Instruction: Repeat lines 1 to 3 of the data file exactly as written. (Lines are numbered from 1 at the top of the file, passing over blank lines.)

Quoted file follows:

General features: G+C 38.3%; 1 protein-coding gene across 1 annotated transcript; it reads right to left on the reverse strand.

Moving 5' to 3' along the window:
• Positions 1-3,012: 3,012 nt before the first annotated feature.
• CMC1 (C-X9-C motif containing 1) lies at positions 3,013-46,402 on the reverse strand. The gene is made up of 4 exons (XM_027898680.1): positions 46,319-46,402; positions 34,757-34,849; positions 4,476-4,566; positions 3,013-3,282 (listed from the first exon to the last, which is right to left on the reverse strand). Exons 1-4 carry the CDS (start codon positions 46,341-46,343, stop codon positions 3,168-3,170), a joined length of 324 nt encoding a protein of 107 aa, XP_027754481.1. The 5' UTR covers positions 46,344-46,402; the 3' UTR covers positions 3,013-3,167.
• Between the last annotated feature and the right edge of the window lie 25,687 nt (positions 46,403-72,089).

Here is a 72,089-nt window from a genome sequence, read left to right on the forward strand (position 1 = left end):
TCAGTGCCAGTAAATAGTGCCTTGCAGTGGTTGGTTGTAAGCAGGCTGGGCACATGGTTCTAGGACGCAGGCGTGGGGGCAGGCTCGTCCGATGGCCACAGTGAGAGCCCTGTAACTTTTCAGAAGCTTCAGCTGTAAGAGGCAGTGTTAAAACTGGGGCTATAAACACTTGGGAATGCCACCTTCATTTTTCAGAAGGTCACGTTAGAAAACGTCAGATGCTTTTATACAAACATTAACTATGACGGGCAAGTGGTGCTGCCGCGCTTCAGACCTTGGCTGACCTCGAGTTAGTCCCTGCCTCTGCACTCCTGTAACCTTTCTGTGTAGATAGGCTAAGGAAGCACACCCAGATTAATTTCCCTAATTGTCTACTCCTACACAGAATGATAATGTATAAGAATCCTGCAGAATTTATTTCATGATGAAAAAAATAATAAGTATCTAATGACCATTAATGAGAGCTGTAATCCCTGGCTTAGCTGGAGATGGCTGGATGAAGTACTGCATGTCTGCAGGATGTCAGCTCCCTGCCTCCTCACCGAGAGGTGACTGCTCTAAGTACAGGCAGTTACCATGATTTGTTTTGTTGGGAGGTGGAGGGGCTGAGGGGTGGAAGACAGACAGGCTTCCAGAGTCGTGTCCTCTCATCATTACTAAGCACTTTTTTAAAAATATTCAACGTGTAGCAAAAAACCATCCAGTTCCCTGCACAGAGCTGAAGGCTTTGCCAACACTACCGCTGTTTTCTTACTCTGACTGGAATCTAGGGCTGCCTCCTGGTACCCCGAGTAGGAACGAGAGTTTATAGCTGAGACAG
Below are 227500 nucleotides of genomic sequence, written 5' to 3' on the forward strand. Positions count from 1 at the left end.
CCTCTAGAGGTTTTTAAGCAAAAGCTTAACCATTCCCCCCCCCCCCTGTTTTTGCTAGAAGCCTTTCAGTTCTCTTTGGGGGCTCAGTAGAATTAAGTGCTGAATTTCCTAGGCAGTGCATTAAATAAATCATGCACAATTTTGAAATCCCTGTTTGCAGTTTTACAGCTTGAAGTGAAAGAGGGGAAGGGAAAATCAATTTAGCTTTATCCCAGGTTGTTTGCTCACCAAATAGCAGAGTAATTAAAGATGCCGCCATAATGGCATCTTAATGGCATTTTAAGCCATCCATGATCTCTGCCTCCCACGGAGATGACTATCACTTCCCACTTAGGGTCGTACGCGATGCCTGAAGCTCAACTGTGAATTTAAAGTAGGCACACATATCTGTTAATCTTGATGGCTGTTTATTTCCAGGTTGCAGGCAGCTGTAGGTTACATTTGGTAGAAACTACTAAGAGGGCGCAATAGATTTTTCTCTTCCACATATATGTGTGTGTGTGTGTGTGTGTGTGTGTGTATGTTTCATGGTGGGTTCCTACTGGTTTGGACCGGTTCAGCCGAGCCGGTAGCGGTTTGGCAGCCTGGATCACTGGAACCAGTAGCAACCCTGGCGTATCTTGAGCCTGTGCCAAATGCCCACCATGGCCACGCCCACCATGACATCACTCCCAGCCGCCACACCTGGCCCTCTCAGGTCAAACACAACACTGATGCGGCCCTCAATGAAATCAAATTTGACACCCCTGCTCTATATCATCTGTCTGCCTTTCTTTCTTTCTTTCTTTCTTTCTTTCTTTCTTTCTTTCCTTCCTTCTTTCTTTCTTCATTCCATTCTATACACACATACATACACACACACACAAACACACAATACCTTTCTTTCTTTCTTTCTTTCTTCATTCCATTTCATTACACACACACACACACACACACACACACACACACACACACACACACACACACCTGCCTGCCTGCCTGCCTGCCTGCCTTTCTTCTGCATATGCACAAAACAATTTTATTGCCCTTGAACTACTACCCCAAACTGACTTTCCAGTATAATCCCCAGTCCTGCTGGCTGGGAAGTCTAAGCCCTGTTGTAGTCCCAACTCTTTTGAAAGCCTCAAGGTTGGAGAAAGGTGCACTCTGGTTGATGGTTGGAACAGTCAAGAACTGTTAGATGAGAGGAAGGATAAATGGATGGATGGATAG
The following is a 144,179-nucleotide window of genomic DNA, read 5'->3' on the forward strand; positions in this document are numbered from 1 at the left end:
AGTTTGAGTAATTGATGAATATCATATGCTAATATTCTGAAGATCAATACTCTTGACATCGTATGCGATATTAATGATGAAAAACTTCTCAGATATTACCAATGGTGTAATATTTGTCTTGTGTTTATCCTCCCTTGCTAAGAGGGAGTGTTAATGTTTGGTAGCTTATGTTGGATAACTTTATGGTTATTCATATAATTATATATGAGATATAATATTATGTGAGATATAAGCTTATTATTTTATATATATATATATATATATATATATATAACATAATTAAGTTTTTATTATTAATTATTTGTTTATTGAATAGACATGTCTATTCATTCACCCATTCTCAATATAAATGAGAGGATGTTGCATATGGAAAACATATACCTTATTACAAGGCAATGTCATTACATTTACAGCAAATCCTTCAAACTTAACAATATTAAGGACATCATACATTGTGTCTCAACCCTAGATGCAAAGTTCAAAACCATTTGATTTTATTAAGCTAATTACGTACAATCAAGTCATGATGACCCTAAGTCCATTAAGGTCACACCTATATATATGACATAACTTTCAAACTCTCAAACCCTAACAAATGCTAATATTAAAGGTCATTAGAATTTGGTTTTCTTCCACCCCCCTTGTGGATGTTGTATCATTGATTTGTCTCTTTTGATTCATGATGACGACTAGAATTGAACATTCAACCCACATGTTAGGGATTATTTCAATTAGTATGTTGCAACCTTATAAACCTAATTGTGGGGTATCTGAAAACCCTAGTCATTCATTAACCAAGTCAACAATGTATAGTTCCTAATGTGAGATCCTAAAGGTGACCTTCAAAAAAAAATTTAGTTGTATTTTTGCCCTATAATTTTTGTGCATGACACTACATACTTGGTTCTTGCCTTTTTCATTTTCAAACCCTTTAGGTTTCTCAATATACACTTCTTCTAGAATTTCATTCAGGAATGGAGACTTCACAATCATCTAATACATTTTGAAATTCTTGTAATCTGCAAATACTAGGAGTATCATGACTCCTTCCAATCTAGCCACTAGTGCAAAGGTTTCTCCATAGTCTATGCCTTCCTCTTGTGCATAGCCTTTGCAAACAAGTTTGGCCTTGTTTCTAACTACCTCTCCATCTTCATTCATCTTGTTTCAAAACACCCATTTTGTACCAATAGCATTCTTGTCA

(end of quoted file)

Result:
General features: G+C 38.3%; 1 protein-coding gene across 1 annotated transcript; it reads right to left on the reverse strand.

Moving 5' to 3' along the window:
• Positions 1-3,012: 3,012 nt before the first annotated feature.